Blending Politics and New Media : Mediatized Practices of EU Digital Diplomacy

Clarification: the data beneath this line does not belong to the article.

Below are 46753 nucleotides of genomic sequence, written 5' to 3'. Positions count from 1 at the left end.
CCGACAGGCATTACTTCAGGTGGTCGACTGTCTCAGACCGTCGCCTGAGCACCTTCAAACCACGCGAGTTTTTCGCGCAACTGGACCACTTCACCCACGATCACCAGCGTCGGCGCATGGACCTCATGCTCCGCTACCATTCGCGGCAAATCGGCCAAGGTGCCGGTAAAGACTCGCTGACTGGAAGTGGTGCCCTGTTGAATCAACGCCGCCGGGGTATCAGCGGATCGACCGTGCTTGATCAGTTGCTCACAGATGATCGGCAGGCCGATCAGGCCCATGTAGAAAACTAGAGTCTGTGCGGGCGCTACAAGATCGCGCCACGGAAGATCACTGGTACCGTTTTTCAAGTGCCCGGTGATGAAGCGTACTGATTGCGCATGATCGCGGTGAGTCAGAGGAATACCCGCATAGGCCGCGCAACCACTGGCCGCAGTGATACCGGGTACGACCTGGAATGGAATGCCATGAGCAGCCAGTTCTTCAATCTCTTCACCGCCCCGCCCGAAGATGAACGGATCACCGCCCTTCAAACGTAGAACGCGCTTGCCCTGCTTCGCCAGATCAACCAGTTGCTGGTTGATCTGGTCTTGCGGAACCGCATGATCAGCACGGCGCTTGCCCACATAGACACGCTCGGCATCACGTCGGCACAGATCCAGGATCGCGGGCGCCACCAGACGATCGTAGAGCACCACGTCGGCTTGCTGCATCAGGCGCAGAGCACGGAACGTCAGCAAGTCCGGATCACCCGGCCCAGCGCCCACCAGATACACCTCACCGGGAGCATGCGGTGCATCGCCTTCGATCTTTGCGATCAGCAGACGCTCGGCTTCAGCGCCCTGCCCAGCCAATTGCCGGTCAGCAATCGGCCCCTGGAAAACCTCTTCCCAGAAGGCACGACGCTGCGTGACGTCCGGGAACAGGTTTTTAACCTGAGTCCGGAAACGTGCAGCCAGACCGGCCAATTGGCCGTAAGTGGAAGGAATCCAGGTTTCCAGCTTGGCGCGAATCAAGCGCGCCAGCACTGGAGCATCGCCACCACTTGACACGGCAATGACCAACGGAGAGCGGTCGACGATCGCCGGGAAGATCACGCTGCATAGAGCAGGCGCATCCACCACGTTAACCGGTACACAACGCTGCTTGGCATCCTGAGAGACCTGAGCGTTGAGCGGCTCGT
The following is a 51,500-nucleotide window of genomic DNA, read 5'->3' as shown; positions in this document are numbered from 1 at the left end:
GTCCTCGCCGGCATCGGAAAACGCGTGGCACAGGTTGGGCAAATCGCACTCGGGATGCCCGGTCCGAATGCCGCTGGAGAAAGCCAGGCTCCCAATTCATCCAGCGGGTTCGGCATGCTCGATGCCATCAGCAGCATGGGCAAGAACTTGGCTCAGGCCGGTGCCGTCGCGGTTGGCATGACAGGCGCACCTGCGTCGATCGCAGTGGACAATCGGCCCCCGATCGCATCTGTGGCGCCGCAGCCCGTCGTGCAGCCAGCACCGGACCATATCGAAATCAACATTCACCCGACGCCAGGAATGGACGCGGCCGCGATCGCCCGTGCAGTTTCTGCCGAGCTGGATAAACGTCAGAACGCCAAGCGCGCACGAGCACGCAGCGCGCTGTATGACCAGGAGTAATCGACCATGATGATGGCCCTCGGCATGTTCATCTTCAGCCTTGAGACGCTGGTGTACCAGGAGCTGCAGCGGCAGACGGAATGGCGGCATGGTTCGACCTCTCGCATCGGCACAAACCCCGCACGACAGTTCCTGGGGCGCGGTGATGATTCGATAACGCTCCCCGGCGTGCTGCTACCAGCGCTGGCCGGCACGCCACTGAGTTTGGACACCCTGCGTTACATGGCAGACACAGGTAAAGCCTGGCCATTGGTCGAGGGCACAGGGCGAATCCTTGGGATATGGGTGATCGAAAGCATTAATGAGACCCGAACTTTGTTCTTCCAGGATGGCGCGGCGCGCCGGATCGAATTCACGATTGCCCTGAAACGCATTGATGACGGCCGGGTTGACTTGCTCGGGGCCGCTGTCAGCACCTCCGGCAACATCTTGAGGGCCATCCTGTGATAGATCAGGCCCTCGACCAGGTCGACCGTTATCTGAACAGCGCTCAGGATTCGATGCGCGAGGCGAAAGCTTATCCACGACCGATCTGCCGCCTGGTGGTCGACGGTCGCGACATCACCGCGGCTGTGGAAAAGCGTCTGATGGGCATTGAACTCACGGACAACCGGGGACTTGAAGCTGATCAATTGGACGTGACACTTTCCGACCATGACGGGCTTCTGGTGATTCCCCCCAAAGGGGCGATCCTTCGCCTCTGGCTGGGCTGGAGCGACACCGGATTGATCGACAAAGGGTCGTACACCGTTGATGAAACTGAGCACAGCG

Abstract: This thesis explores the relationship between politics and new media in the context of digital diplomacy at the European External Action Service (EEAS) 2011-2017. In contrast to dominant approaches to the mediatization of politics that consider political logic to be dominated or even replaced by media logic, it gives greater emphasis to the role of the political context, its actors and their practices. In effect, attention is directed to the ways in which a diplomatic organization internalizes media logic. This entails that the thesis develops a politics-centered approach to the mediatization of politics where mediatization is considered an inter-institutional process. It argues that this process can be studied through attention to everyday practices that signal varying degrees of blending logics. Using the case of the EU’s digital diplomacy, it studies how practices of digital diplomacy have developed and are talked about among their practitioners. The empirical material consists of 23 informant interviews conducted during a number of visits to the EEAS in Brussels, official documents, newsletters and social media observations (Twitter, Facebook and YouTube). The case study analyzes the development of digital diplomacy at the EEAS through three empirical snapshots that illustrate crisis management communication during the Ukraine crisis 2013-2014, responses to Russian disinformation 2015-2016 and the projection of the EU Global Strategy 2016-2017. The conclusion is that the mediatization of politics happens through an interaction of media logic (here new media) and the hosting political context, where expectations, threats, leadership, resources, skills, learning and individuals influence the practices where new media and diplomacy ultimately blend.
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